aircraft damage. It was the only Magee’s encounter with Lutfwaffe. He flew the mission in AD291 coded VZ-H, the aircraft that
later sealed his fate. On that day the German pilots claimed total
24 aircraft shot down. In reality RAF lost 15 Spitfires and 14 pilots.
Besides the 412 Squadron commander another 2 leaders were lost-S/Ldr W.Szczeszniewski from 315 Polish Squadron was killed and
S/Ldr W.Wilczewski from 316 Polish Squadron became POW. Even
commanding office W/Cdr Scott lost his life. His last radio transmission supposedly sounded like this: „I suppose I am too old for
this boys“. Sgt. Svatopluk Stulir, a Czech member of 65 Squadron
was among the pilots who perished. He was killed after a hit from
Bf 109 nearby Le Touquet. The British pilots claimed four kills.
In reality Lufwaffe only lost two aircraft, one German pilot was
killed and another seriously wounded. Both sides suffered damages
to a number of aircraft.
A fateful collision
It was the last RAF operation type Circus in 1941. Futher large-scale daylight raids were only resumed in the spring of 1942. Magee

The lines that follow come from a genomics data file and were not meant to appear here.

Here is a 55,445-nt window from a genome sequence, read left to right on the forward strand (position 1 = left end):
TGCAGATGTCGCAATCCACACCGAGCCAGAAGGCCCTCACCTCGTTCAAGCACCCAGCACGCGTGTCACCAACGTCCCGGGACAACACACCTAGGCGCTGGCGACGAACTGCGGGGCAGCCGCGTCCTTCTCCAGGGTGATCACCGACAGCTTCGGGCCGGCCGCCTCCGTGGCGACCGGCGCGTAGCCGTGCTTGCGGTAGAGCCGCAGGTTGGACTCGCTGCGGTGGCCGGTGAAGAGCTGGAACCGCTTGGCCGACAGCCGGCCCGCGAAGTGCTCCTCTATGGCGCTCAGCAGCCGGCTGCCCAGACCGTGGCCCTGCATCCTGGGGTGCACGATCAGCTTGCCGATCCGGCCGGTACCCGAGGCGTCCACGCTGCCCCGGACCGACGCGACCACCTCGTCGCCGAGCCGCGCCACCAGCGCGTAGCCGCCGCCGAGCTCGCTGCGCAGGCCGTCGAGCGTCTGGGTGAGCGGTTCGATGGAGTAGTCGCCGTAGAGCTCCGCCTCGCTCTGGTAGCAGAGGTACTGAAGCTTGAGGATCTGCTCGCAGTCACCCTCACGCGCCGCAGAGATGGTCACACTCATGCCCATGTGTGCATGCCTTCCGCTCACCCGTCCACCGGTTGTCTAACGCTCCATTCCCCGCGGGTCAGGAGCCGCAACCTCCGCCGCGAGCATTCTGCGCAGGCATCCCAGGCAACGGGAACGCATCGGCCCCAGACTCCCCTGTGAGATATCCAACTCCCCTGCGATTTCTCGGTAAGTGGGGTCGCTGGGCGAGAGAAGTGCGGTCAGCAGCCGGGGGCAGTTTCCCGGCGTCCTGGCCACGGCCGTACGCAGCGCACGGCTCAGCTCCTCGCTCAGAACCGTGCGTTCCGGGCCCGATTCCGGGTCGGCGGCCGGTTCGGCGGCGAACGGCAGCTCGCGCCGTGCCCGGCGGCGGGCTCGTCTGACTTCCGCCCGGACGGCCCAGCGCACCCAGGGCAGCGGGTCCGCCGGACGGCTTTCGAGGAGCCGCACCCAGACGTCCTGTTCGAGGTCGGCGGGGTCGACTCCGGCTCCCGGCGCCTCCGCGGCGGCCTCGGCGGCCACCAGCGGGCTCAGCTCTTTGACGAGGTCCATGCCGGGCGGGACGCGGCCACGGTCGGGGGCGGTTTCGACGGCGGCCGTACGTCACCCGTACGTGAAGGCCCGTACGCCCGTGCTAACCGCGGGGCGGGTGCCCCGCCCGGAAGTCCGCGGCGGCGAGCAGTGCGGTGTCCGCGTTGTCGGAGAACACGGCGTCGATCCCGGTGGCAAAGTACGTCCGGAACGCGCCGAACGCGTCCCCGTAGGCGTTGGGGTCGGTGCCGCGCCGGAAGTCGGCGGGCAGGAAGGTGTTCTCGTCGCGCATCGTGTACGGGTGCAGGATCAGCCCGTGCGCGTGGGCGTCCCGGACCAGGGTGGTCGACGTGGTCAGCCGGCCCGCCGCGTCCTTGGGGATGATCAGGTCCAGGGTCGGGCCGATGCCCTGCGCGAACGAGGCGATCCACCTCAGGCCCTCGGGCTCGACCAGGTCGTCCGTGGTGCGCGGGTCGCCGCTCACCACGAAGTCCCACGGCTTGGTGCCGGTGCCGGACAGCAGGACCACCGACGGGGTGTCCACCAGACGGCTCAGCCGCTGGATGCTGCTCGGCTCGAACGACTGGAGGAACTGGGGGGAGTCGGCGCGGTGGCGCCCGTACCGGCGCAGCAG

no longer participated in those. Between November and December
1941 he flew three more combat missions-convoy escorts without
any contact with the enemy. On Thursday December 11, 1941, at
10:40 am he took of with some other pilots to practice the formation flying. He flew Spitfire Mk.Vb serial AD291 again. Upon their
return to the base at 11:30 am, Magee together with three other
pilots had to fly through the clouds. They found a small gap in
the cloud cover and initiated their descent. However, they did not
see an Airspeed Oxford trainer flying right below the cloud cover.
The aircraft serial number T1052 was piloted by 19 years old LAC
Ernest Aubrey Griffin. He was two weeks short of finishing his training and took off from Cranwell for a solo training flight. Oxford’s
and Magee Spitfire’s flight paths intersected at approximately 400
meters above the ground. Spitfire’s engine broke off and so did the
left wing right at the attachements to the fuselage. The crippled
aircraft fell to the ground like a stone. A farmer who witnessed the
accident stated that at about 120 meters Spitfire pilot had struggled to open the canopy. He managed to do so and bailed out
but was too low and the parachute could not fully deploy. Magee
landed at the field nearby Roxholm Hall and was killed instantly.